Brenda Benedict, Sidney's deputy city clerk, earned a certificate naming her an Iowa Certified Municipal Clerk at Sidney’s City Council meeting on May 5.
The requirements for the certification include three years of experience and 50 contact hours from the Iowa State University Municipal Professionals Institute in addition to specialized courses from the municipal clerk curriculum and from the flexible curriculum.
“I have learned so much about city government through the certification process," she said. "Many of the courses are taught by city clerks, finance officers and city managers. They know exactly what we go through and can advise clerks above and beyond what is offered in the classes.”
In other business:
• Rick Allely with Ulteig Engineers, Inc., submitted a Waste Water Preliminary Engineering Report for a proposal to offer engineering services for the city’s lagoon project.
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Allely provided information to the council about the company’s scope of services, fees, reimbursable expenses and schedules. Council members are interested in the proposal and will take action at the next council meeting.
• Judy Braunschweig wrote a letter to the council discussing flower pick-up at the cemetery after Memorial Day.
“The past few years, volunteers from the Shepherd Frock Thrift Store and city employees picked up the flowers from the cemetery after Memorial Day," she wrote. "Unfortunately, as the years have passed, volunteers have gotten older, and we don’t feel we are able to provide physical labor for this project.”
Although the work will now fall to city employees to complete, Braunschweig indicated they could still provide a truck, a trailer and a driver so the council would not have to rent a dumpster.
• Sidney resident Nancy Houchin is concerned about a neighboring dog.
“We go out our back door, and the dog lunges at the fence and barks at us, and we’re afraid he’s going to go over the fence. We would like to build a privacy fence,” she said.
Councilwoman Anne Travis referenced Ordinance 55-08 and indicated the dog’s owners are in violation, so Houchin is within her rights to submit an application for a permit to build a fence.
However, the 6-foot privacy fence up on the side of her house would violate a city ordinance due to the length of the fence going past the front of her home.
Mayor Ken Brown said the city could first send a nuisance letter to the neighbor in question and the council would determine a solution following a response.
• Council members discussed updating a variety of city fees, as many had not been changed since 2015, and due to rising costs, it’s past time for increases.
In certain cases, the city is either breaking even or losing money on the fees that are being charged.
Councilmen Don Benedict and Justin Shirley will do some research, look at fees other cities charge and report back to the council.
• Brown shared with council members pictures of several areas of the square where the concrete is in disrepair on the sidewalks. Council members agreed it has become a safety issue and repairs will need to be made.
The council determined they would send out letters to businesses about the need for safety and indicate how the costs are shared between the city and the businesses.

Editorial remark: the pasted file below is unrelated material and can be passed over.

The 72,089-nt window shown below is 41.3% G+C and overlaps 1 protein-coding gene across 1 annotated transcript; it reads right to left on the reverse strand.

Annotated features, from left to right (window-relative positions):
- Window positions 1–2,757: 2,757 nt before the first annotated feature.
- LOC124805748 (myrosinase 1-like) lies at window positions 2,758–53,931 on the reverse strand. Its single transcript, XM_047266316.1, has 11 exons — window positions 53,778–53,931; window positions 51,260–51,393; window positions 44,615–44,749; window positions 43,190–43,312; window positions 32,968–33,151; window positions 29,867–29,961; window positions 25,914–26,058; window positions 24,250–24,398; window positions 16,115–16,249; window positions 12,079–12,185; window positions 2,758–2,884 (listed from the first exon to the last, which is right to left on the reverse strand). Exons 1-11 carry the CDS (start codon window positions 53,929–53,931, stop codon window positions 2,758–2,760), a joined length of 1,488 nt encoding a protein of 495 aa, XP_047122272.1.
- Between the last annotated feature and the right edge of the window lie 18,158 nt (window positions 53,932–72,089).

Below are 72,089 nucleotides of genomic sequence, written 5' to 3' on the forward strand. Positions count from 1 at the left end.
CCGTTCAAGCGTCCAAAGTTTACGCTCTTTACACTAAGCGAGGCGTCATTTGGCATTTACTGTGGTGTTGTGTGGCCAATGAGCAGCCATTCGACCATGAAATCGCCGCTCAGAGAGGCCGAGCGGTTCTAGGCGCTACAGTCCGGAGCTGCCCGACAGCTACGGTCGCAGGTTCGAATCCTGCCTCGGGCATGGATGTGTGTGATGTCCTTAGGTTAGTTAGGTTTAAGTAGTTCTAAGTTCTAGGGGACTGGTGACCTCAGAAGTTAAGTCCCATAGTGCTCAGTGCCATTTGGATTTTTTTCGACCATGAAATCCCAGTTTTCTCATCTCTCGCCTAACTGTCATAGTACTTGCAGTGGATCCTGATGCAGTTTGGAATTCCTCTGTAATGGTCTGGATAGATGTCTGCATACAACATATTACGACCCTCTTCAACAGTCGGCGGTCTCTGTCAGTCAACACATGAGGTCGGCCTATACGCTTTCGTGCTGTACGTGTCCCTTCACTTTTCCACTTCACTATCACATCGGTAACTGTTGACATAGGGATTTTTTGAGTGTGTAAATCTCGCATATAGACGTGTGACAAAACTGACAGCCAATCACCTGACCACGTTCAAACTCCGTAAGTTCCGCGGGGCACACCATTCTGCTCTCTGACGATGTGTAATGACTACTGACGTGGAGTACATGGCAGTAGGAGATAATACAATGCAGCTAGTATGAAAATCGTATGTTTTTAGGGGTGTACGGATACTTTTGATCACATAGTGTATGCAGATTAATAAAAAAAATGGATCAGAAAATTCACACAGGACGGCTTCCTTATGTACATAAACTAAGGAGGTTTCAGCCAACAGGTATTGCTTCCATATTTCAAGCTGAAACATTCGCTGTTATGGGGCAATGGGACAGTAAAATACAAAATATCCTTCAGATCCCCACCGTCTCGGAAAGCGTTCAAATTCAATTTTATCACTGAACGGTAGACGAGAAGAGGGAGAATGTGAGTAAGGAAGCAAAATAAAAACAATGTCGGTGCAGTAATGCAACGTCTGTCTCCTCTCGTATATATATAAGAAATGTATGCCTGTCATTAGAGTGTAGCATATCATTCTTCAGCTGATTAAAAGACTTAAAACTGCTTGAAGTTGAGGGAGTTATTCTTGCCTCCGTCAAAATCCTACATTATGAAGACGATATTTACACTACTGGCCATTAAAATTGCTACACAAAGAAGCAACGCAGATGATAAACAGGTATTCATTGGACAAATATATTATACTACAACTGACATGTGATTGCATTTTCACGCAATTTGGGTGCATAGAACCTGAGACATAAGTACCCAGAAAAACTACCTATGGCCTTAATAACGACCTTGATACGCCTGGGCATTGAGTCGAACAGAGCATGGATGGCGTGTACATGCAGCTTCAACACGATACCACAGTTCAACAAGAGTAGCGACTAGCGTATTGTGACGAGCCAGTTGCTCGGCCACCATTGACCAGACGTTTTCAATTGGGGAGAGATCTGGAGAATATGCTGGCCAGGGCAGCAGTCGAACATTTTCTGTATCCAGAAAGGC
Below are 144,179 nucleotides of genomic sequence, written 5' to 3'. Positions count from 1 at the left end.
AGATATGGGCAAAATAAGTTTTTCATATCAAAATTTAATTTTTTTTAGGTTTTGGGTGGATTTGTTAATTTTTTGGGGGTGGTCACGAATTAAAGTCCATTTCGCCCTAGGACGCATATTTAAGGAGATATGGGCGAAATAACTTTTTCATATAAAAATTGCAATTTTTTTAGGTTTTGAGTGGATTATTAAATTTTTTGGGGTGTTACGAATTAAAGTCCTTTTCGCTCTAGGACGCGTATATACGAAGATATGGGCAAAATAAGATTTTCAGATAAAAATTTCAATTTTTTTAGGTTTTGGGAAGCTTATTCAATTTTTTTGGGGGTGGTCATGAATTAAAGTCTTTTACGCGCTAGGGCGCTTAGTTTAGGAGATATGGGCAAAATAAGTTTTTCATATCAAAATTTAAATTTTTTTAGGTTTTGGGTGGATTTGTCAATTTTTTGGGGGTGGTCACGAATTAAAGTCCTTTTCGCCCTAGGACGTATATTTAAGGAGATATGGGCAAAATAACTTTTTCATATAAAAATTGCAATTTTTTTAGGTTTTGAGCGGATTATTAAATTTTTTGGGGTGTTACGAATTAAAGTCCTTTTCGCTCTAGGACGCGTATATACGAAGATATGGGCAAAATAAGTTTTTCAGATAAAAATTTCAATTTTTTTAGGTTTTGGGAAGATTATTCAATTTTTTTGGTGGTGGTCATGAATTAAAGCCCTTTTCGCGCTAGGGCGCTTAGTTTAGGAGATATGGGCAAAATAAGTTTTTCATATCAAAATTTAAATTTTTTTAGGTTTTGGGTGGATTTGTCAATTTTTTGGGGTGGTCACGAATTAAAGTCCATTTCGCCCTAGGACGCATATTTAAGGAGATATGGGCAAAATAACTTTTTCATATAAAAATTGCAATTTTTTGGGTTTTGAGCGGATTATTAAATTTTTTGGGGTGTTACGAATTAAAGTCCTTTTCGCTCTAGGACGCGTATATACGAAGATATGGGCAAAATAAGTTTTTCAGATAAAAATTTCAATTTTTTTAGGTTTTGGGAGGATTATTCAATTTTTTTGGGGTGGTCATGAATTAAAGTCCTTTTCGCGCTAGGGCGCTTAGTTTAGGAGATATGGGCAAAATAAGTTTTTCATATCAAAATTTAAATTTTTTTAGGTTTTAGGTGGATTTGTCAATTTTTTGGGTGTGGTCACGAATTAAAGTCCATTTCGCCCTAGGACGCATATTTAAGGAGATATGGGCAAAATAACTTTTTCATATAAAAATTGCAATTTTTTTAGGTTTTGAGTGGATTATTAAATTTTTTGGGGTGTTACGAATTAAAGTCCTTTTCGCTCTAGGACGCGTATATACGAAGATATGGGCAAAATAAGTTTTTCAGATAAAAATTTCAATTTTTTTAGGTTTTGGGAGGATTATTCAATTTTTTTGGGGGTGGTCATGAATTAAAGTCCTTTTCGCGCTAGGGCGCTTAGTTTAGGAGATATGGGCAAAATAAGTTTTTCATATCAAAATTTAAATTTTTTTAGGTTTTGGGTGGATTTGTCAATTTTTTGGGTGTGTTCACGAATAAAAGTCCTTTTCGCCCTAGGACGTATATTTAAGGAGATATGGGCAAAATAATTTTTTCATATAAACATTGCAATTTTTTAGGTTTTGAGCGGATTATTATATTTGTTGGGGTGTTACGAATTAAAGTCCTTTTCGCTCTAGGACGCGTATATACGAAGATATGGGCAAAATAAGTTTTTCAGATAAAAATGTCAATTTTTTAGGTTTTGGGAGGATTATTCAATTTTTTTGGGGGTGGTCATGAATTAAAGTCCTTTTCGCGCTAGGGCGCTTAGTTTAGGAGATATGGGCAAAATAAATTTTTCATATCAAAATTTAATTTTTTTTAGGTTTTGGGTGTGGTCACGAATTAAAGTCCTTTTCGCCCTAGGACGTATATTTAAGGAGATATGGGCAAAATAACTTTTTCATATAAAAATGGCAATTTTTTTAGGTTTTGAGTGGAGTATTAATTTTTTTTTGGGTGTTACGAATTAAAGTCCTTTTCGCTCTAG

Per budget constraints, the council’s hope is to repair some of the sidewalks this year and more sections next year.
• Council members are also considering replacing multiple handicap ramps with cast iron handicap ramps as the plastic ones are breaking. Brown said he would look into the cost and report back to the council.
• The council discussed the benefit of applying for the Boost Grant, the Rural Child Care Grant and the Rural Housing Readiness Assessment Grant as well as applying for a Thriving Community Designation that will help in obtaining further grants.
Brown said he would also be meeting with the city’s engineering firm, JEO, to determine funding streams for the city street projects.
• Council also discussed procuring a contract for engineering services on City Hall, the application of several grants and camera procedures for cameras at city hall.
The council passed motions to approve the following:
- Block Parties at the Gazebo Park on June 17, July 15 and August 19. The Sidney Brew is coordinating with the Park Board and hosting a block party before each movie night this summer.
- The resignation of Park Board member Hannah Volker.
- Hiring seven lifeguards for the city pool as requested by Rhonda Hobbie, pool manager.
- The purchase of five pagers and five chargers at a cost of $3,417.75 and updated SCBA bottles for $1,708.00 for the Sidney Fire Department. Funds will come from the EMS Fund.
- Paying $5,000 toward a new cardiac monitor for the fire department. Fire chief Dustin Sheldon indicated the total cost of the monitor is $38,000 but the department has a possible donor who is willing to pay the remainder of the amount. Funds will come out of fire department funds.
- The power pole agreement bill of sale with MidAmerican Energy.
- Moving on to the next step to put five of six city obtained properties out for bids. The council will advertise the properties and specify requirements necessary for the purchase of each property. City Attorney Bri Sorensen will write the necessary resolution to move forward.
- Hiring Snyder & Associates to work with the council on the Neighborhood Revitalization Planning Services. Travis said she was impressed by their representative and the lower cost factor. Shirley said he was happy with the details and amount of specifics the company went into through the proposal about the community and their idea about crucial public engagement.
- May 9 Minutes
- Payroll report No. 10
- May library claims
- Clerk’s April Report
- Casey’s General Store cigarette permit
The next Sidney City Council meeting will be June 12.